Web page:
Trends in insurance coverage and consumer spending on health care underscore why these reforms are so important. Rising health care costs and sluggish income growth have made health insurance less protective for millions of Americans. Deductibles for employer-based plans doubled between 2003 and 2010, while an estimated 29 million insured adults under age 65 were underinsured, given their high out-of-pocket costs relative to income, compared with 16 million people in 2003. Both trends have had serious financial and health consequences for U.S. families.
By 2022, the Affordable Care Act reforms are expected to reduce the number of uninsured people from a projected 60 million, in the absence of the law, to 27.1 million. This will be achieved through a substantial expansion in Medicaid eligibility and through premium and cost-sharing subsidies that will make it easier for small businesses and individuals to afford private plans purchased through new insurance exchanges. In addition, new regulations will ban insurers from charging people more based on health or gender, prevent insurers from barring enrollment because of a preexisting health condition, and establish a new standard for essential health benefits. To ensure the law is implemented effectively, policymakers will need information about the impact these and other reforms have on the affordability and quality of coverage, as well as about aspects of the law that might require modification.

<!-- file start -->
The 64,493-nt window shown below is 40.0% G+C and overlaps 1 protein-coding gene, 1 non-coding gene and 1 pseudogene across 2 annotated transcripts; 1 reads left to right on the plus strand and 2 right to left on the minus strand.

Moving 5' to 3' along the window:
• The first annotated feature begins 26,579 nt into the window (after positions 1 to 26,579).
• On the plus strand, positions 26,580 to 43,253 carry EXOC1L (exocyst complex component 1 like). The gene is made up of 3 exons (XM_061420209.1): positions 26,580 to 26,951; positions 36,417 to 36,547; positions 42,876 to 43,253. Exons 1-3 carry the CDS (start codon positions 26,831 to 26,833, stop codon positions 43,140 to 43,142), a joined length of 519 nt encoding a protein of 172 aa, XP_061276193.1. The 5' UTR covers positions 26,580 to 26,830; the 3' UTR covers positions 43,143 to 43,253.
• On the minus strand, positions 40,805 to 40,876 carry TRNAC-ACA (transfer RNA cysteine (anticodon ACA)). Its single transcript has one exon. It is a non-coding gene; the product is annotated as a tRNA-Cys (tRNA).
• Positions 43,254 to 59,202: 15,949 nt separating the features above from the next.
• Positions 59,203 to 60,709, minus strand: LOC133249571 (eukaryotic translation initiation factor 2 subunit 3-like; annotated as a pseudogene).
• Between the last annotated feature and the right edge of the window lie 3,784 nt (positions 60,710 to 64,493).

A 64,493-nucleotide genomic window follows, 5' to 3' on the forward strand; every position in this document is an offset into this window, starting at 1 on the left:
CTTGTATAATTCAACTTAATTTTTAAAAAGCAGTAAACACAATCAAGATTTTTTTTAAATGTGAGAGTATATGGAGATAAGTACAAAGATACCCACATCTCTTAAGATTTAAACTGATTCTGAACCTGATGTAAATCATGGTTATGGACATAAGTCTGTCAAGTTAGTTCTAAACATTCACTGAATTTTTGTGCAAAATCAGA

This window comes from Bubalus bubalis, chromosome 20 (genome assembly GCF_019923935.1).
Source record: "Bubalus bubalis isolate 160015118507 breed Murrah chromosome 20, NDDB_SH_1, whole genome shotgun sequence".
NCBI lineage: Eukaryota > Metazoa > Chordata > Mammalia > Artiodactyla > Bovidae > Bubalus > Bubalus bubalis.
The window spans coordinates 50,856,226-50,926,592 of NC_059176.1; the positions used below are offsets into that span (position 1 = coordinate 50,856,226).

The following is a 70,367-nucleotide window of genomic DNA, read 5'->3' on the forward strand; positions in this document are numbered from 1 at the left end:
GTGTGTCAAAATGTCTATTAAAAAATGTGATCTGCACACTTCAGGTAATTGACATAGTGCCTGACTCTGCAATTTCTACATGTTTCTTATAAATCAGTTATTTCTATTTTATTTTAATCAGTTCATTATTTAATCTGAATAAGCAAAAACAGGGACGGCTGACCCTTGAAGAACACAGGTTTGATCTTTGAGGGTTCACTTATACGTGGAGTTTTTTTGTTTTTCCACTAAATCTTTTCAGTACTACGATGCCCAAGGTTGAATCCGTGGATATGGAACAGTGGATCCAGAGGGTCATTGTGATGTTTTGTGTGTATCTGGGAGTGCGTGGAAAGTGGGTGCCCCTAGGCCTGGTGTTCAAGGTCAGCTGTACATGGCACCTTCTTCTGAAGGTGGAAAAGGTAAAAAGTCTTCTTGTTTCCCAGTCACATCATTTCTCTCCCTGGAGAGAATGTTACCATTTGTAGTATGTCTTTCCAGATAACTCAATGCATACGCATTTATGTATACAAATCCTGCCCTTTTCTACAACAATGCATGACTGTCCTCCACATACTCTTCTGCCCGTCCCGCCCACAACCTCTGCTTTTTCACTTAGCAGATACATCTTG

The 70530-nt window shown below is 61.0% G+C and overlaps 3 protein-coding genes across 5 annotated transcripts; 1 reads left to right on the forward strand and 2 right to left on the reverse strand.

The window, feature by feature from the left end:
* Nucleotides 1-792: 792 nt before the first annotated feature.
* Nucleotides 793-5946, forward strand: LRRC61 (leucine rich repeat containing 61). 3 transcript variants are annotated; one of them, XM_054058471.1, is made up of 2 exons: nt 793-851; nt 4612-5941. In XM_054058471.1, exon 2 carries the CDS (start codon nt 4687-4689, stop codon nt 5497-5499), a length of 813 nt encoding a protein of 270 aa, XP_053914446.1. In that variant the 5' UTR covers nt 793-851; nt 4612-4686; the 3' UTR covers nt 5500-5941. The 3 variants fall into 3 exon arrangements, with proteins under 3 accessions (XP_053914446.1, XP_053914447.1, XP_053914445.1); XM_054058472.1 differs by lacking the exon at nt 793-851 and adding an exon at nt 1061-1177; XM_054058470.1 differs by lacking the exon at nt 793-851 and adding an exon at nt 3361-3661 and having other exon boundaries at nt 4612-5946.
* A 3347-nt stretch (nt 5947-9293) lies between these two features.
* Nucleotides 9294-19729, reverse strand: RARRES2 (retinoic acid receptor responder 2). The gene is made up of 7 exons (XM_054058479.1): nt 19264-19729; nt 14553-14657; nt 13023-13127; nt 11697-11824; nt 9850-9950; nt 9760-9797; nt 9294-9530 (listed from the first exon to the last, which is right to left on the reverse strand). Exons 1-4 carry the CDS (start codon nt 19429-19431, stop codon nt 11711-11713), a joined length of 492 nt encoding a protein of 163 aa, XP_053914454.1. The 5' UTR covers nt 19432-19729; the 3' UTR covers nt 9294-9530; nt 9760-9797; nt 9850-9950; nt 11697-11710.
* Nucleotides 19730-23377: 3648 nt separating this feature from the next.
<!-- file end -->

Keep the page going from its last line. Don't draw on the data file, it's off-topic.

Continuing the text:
Disseminating Information About Health Insurance Reform
The Commonwealth Fund’s Program on Affordable Health Insurance has been closely monitoring implementation of the Affordable Care Act, the associated federal regulations, and state activity. Once President Obama signed the act into law, the Fund launched an online interactive timeline to guide policymakers, the media, and the public through the law’s provisions and dates of implementation—one of many tools available in the Health Reform Resource Center on commonwealthfund.org. In posts to The Commonwealth Fund Blog, Fund staff and grantees are also providing analysis of federal regulations as they are issued, including rules governing health insurance exchanges, premium tax credits, the essential health benefit standard, medical loss ratio requirements for insurers, and state and federal review of premium increases in the individual and small-group markets.